Aging and Alzheimer's
Alzheimer's. Just hearing the word can create fear and anxiety—fear for the health of a parent, a spouse, a friend, a loved one—or fear for yourself. While often called dementia or senility, or both, Alzheimer’s Disease stands alone as fatal, and the seventh leading cause of death in America. While symptoms may be similar, Alzheimer's disease is a frightening and mysterious disease of progressive mental deterioration. What is Alzheimer's disease? And why do we call it that?
This progressive mental deterioration has been described throughout history. In 1906, it was German physician Dr. Alois Alzheimer who specifically identified a collection of brain cell abnormalities. Dr. Alzheimer autopsied the brain of a patient who died after years of confusion and severe memory problems. He identified dense deposits surrounding the nerve cells. Inside the nerve cells he observed twisted bands of fibers. Today, this disorder bears his name and is synonymous with a diagnosis of Alzheimer's disease (AD).
The greatest risk factor is advancing age, and most individuals with AD are 65 years of age or older. About every five years after age 65, researchers believe the risk doubles. After age 85, the risk climbs to nearly 50 percent. One of the great mysteries is why the risk rises so dramatically as we age. Currently it's reported that about 53 million Americans suffer from Alzheimer's disease. The number is even more staggering when you consider the far-reaching effect it has on loved ones, caregivers and even the economic implications.
According to the Alzheimer's Association, the three different types of Alzheimer's disease are familial, early-onset, and late-onset. Familial type is rare; it begins early and affects less than 1 percent of sufferers. Early-onset type is diagnosed before age 65 and may even begin as early as the 30s, 40s or 50s. Late-onset type is diagnosed after age 65. A grand majority (about 90%) of sufferers have late-onset type. The dense deposits that surround the nerve cells and the twisted bands of fibers inside the nerve cells—as Dr. Alzheimer observed over 100 years ago—may be occurring in the brain 10 to 20 years before any indication of trouble. These abnormalities are thought to inhibit brain function, causing the fibers to become less efficient. Then the fibers cease working altogether, and ultimately the fibers die. Sadly, this process of deterioration spreads throughout the brain.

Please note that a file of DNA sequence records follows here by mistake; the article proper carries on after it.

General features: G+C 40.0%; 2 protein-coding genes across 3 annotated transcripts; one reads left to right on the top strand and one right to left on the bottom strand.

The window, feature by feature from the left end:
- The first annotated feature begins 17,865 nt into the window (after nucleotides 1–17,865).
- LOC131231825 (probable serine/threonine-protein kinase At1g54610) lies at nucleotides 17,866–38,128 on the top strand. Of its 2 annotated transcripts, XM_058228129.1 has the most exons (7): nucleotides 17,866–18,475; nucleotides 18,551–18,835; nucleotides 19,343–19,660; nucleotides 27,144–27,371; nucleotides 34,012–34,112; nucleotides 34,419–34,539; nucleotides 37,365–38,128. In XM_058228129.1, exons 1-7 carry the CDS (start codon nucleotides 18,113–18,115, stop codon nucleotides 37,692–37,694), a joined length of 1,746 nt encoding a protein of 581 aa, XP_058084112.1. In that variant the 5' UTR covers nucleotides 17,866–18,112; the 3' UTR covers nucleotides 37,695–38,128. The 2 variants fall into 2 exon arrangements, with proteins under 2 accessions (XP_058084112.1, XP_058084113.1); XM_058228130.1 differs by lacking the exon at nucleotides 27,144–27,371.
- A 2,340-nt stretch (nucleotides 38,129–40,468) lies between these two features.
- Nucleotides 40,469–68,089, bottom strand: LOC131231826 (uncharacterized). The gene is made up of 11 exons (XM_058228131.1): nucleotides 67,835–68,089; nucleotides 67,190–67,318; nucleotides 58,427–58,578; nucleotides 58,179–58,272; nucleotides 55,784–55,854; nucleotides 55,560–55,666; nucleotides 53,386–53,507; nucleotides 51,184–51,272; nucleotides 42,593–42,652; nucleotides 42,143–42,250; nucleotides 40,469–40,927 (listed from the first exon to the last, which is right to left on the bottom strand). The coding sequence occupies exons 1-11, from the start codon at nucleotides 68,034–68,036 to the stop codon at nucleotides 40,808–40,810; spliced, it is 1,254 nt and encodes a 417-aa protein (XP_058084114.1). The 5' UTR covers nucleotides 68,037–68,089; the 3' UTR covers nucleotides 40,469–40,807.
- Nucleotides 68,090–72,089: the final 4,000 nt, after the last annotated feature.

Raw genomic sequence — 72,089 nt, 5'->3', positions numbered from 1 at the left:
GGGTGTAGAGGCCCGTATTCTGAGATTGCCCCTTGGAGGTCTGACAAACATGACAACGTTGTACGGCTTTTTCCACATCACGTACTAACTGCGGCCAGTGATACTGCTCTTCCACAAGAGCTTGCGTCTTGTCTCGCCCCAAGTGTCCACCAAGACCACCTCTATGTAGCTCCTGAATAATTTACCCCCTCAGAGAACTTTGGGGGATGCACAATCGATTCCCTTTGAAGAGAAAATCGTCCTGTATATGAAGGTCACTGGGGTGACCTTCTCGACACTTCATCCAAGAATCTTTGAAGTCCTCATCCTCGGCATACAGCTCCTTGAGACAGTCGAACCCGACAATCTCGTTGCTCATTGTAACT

Is there anything you can do—right now—to protect yourself and those you love from this widespread and alarming disease?
Let’s start with risk factors:
- Family history and heredity
- Experiencing a serious head injury
- The heart-health connection
We can’t do anything about aging; that’s a given. Just like the old saying, “you can’t choose your family”…you can’t choose your genes either. Now the serious head injury risk is different. Researchers believe there may be a strong link between serious head injury and future risk of Alzheimer’s, especially when trauma is repeated or involves loss of consciousness. Of course, accidents happen, but you can increase your chances of being safe by using common sense and being proactive. Protecting your head means protecting your brain. Always wear a seat belt in a vehicle. Wear protective head gear whenever playing sports, riding a bike or motorcycle—whenever common sense dictates. And don’t forget to ‘fall-proof’ your home; and use handrails when going up or down stairs. Teach your loved ones about the importance of protecting themselves too.
The heart-health connection: Research shows that those who suffer from heart disease, high blood pressure, high cholesterol, poorly-controlled diabetes or stroke are at an increased risk of Alzheimer’s.
The inevitability of this mysterious disease seems almost surreal when you consider these relatively common risk factors. However, it’s encouraging to know that general lifestyle and wellness choices, combined with effective management of these common health conditions, can help you decrease your future risk of Alzheimer’s. Work with your doctor to monitor your heart health and treat any problems that arise.